But, these are just heating sources. When it comes to the system that will heat your home, it’s going to be necessary to have something installed that works with renewable heat sources and not against them.

 

air heater

 

How ARE underfloor heating systems prepared for the future?

Underfloor heating can work with much lower flow temperatures, making it the perfect solution to work alongside renewable heat sources.

UFH systems are also more effective at heating an area(s). The heating response time is slower but with the right control through a thermostat, UFH will be at the right temperature when you need it to be. Standard radiator systems tend to heat up the whole house, or at least a floor, all at once, based on a central thermostat. This often means that unused areas of the house are heated up unnecessarily and this is less efficient than heating individual zones.

With a wet underfloor heating option, heated water is circulated through a network of pipes with separate circuits for different rooms and areas. Each circuit is connected to a manifold and a thermostat. This means rooms can be heated to different temperatures and at different times, minimizing unnecessary energy use.

Central heating with radiators primarily generates rising convection currents of hot air. Underfloor heating provides a radiant heating method to create a comfortable and constant temperature between the floor and ceiling.

Energy-saving, improved control, comfortable coverage, compliance and money savings over time are among the many advantages of underfloor heating, making it the best heating method for an eco-focused future.

 

UFH systems

 

Installing underfloor heating at the new-build stage is the best time to incorporate it and typically ensures better heat output and a simpler installation process. Although the cost of installing UFH is initially more expensive than a radiator system, the long-term benefits far outway the short term additional expense.

This is very similar to the rewards that can be gained from installed renewable energy sources in the home.

But, why wait until 2025 to start enjoying the advantages of renewable heat sources.  There are many options available for both new-build and refurbishment projects, which will all work perfectly in tandem with underfloor heating.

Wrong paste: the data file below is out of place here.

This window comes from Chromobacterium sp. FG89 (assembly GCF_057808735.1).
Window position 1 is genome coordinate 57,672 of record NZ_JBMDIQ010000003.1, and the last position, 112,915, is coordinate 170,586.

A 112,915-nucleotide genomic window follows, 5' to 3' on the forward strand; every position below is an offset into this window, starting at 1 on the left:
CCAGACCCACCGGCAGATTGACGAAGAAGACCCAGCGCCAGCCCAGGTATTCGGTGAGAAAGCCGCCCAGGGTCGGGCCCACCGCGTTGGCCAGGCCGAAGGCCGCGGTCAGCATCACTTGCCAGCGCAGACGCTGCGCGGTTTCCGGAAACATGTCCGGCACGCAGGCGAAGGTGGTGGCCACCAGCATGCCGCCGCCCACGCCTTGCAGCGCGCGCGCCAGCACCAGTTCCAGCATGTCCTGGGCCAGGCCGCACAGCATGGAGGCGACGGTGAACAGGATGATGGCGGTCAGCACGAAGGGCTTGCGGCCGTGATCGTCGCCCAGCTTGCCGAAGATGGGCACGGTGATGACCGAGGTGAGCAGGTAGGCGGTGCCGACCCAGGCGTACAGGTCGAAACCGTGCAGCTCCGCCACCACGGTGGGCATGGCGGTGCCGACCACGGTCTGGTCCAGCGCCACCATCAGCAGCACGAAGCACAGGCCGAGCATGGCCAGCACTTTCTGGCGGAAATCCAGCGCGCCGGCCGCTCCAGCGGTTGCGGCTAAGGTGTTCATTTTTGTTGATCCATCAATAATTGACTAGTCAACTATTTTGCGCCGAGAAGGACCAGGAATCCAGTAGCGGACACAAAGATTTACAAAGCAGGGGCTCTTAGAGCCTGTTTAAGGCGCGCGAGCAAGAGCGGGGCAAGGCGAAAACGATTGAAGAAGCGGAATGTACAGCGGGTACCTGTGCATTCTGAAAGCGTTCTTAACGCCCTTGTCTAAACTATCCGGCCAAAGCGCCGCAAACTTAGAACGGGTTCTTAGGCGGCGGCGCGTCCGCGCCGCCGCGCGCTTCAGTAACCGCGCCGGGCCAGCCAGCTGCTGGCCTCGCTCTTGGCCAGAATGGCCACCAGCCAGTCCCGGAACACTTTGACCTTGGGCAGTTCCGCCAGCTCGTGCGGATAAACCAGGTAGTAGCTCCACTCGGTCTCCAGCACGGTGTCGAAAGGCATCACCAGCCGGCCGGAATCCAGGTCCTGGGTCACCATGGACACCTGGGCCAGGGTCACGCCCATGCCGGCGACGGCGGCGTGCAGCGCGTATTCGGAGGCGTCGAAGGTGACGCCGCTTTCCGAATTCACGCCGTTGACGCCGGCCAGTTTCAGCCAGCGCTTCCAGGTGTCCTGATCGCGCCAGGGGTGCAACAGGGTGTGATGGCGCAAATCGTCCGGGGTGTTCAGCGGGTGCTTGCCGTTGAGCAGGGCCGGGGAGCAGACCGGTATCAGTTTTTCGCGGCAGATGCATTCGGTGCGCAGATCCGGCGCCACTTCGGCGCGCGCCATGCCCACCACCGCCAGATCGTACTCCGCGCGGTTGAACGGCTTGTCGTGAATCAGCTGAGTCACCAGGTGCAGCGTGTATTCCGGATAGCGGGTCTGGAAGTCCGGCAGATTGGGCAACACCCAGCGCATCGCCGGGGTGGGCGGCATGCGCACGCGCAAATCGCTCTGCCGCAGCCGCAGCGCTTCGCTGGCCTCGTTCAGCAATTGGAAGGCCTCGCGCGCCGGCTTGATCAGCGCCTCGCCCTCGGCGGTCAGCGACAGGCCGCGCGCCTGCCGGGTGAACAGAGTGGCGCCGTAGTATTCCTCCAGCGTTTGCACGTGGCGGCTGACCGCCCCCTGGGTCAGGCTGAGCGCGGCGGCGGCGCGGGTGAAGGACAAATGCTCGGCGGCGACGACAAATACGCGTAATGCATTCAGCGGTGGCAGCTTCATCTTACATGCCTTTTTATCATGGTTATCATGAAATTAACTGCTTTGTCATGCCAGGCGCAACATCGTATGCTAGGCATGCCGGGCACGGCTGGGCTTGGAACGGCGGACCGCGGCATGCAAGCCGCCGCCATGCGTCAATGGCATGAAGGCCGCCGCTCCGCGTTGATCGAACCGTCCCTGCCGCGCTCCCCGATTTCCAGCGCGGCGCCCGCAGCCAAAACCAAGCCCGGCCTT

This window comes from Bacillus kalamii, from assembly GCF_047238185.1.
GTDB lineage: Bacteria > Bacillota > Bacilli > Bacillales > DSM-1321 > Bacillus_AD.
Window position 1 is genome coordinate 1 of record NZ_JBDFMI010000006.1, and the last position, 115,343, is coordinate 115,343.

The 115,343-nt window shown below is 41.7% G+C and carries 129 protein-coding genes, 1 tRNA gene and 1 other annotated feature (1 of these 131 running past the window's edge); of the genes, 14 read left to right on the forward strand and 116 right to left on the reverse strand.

Ambiente’s UFH systems link perfectly with renewable technologies, so you can ensure a system that is guaranteed long life as well as saving you money on your energy bills. Why choose the system that’s going to be pushed aside in six years time?

Renewable energy is already a big part of the UK’s energy solutions and Ambiente’s UFH is designed to work with new and developing systems—meaning that installation remains easy.

 

Ufh installer

 

Where to get your next underfloor heating system

The Gas Ban might not be happening until 2025, but Ambiente is here to help you now to get the best heating system for your property—whether it’s a new build or retrofit project.

Our underfloor heating systems have been installed into many different building types from residential dwellings to museums and commercial properties as an alternative to gas heating systems already. They are designed to meet the requirements of your project and if we don’t have a system already available, we’ll work with you to design a bespoke underfloor heating option.

Ambiente are here to support our installers and clients to help them understand the changing nature of heating and offer the best outcome with proper commissioning and quality products.

Need another reason to make the switch? Just enter a few details and when you place your first order with Ambiente you can get £50 off!

If you need an underfloor heating solution with confidence, contact Ambiente today on 01707 649 118 or info@ambiente.co.uk.

 

Recommended articles for you:

Underfloor Heating Installation: Everything you need to know

Under Heating Controls: Best Options for Installers

This article was written by Robert Tuffin.

Robert is the General Manager at Ambiente and has been working in the underfloor heating industry since 2012.